The other half of her heart
2352 (2348 - 2350)
She waited, pacing the corridor in the hospital back and forth. So many hours and doctors still didn't tell them anything.
She glanced at his mother; the Cardassian woman cried. Darok felt slight irritation, she thought crying was like giving up on him, like acknowledging he was already dead.
She still could hear whistling in her ear, but was ignoring it. It was not important. He was important. His life was important.
Finally a doctor left the operation room. Everyone ran to him, but he waved them away, searching for something. “Are you Cadet Darok?” he asked, looking at the young Cardassian female. She nodded. “He wants to see you. And only you!” he added louder, seeing others were ready to demand letting them in too.
She followed the doctor. He was laying in a bed, his skin light grey. He opened his eyes when he heard them entering.
“Atira, come here,” he said quietly. She noticed the doctor left. “I... I will not be able...” his voice faded and he didn't finish the sentence.
She sat on a stool next to his bed.
“Don't speak, you need to rest,” she said.
“No, this is too important,” he said with difficulty. “They didn't save my leg. I will not be able to fulfil my dream. My career is no more.”
“You will do something else,” she interjected.
“I relieve you of your word,” he said.
“What?!” she was shocked.
“You do not need to keep your word,” he repeated. “I will not be an officer, I will be someone insignificant. You don't have to stay with me.”
“Shut up,” she said softly. “I don't care of you were a Gul or a worker. I care about you, not your job and I want to be with you, not with your job.”
He looked at her. “Are you sure?”
“Don't you even dare to ask again,” she made a serious, threatening face, but her heart was breaking, seeing his suffering. “Just tell me this one thing.”
“What?” he whispered. He was clearly getting weaker.
“Why didn't you beam out when the fighter showed first signs of malfunction?” she asked.
“We couldn't let it fall on people. These types of fighters weren't equipped with automatic pilots. We had to stay to change the course away from the audience.”
She grabbed his hand and squeezed. He was the bravest and best man she had ever met. She was proud of him.
“How could you think I would want to break our vows,” she whispered.
He smiled and closed his eyes. His breathing levelled and after a few minutes he was sleeping. She looked at the bed; the sheet was thin and she could clearly see his silhouette under it. He was slender, tall man. His long leg was reaching end of the bed. The other leg was ending just under his knee. She felt almost physical pain. She would take his suffering on herself if she could. She wished she could...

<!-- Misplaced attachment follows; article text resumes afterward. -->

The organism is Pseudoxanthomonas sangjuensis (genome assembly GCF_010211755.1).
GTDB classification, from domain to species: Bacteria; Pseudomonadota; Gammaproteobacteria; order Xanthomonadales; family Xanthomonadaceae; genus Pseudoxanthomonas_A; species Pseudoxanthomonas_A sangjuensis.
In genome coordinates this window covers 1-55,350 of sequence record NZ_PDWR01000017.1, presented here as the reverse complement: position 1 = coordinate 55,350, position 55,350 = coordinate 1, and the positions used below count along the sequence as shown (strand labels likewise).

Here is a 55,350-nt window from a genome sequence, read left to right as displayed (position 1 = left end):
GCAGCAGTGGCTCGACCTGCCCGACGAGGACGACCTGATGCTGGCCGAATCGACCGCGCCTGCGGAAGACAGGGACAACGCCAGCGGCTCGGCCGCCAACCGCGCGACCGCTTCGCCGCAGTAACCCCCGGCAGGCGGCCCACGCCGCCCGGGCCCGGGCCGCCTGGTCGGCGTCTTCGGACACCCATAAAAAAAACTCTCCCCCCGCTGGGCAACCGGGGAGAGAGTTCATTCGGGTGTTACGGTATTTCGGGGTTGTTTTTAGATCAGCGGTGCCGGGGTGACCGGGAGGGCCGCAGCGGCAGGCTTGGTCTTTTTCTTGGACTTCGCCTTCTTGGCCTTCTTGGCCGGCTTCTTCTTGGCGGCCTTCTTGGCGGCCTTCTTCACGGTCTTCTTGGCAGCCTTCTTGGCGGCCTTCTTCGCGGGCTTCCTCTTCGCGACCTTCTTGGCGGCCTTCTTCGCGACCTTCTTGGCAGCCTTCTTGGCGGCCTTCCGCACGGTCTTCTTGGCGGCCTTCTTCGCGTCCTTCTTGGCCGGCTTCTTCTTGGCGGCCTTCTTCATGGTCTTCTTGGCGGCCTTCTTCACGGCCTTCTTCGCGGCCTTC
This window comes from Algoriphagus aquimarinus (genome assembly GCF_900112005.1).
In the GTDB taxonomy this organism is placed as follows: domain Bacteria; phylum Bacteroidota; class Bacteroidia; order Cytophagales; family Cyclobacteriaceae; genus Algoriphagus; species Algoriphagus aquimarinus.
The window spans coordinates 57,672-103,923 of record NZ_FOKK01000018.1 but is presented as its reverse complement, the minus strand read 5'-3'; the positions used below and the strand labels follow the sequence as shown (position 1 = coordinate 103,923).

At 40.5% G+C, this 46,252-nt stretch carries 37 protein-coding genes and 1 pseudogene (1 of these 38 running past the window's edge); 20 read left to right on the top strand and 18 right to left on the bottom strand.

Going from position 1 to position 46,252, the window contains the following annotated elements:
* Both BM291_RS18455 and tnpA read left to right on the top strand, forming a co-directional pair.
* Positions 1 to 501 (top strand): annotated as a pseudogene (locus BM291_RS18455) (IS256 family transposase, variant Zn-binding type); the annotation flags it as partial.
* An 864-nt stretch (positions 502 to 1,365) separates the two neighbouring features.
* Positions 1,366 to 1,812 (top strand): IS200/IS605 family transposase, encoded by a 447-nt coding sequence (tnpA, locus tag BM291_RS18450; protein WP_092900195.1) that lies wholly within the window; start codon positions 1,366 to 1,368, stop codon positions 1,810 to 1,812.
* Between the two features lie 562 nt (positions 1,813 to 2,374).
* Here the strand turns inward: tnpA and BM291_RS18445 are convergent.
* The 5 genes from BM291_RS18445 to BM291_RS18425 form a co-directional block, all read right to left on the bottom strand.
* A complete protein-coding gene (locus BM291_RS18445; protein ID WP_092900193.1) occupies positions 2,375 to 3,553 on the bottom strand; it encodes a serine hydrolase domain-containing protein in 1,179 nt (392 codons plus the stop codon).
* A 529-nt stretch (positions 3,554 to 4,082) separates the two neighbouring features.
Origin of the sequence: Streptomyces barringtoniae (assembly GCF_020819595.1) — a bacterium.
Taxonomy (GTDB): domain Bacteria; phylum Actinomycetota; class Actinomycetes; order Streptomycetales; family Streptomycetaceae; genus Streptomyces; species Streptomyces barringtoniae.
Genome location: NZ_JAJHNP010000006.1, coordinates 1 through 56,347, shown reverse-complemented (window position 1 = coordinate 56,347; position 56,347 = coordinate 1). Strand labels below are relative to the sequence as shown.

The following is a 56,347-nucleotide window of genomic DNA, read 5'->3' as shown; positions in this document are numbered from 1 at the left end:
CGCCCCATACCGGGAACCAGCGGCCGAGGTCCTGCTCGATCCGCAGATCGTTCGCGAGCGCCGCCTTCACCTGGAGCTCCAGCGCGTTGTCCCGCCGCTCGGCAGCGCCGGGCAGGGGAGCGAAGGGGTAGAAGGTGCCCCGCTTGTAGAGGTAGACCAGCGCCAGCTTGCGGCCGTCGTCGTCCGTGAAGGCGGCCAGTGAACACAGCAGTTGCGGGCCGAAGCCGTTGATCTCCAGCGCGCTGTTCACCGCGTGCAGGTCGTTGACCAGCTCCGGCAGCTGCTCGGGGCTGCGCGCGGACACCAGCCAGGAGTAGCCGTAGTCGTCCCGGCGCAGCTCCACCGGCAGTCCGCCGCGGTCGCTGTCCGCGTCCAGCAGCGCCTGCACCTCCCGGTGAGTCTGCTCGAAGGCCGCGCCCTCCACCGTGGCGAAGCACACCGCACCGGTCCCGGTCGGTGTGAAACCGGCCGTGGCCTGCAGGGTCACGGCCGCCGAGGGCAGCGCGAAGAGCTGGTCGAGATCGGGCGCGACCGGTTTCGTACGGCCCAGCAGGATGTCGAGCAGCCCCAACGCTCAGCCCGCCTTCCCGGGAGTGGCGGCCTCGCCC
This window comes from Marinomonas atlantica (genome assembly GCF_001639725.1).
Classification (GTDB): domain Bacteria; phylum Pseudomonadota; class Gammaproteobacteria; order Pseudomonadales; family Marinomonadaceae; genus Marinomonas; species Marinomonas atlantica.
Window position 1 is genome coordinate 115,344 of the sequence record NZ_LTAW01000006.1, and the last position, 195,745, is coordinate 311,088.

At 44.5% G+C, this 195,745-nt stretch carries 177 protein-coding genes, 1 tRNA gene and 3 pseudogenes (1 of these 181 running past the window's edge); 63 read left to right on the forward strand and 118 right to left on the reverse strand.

Four years earlier
Darok swept all pads to the floor, frustrated. So that was it. The end. Time to start packing. She failed her family, she failed herself.
“Seems like you need some help,” said a voice above her head. She looked up from the floor, from which she was picking up pads she had just swept off.
“I don't need help,” she picked up the last pad and rose, “see?”
“I didn't mean the mess,” he smiled. He was tall, handsome and his voice was smooth like a balm. “I meant the reason of the mess.” His eye ridges were oval and slightly slanted above his eyes, like hers; was he from Nokar too?
“I don't go after,” she answered.
“The correct expression is 'I don't follow',” he smiled.
Yes, his voice was smooth and his Union language had a perfect, Lakat area's accent. He was not from Nokar.
“I have some free time, so if you'd like to improve your Unionese, we could meet several times a week to talk. You would talk, I would correct.”
“Why would you do this?” she asked suspiciously. He just smiled. She considered his offer for a while and then nodded. “It's a deal.” Whatever his motives were, she had a lot to gain.
“My name is Joret Jarol.”
They agreed to meet each evening to have conversation on various subjects. To make it easier for her, Jarol was preparing subjects of their discussions parallel to her classes, so that she could practice required vocabulary and grammar structures. He was patiently correcting all her mistakes and mispronunciations, never getting irritated when she was repeating the same error over and over again.
This time their subject was food; Jarol decided to talk about food over food, so they went to have a dinner together. Darok thought they were going to one of academy canteens, but Jarol had other plans.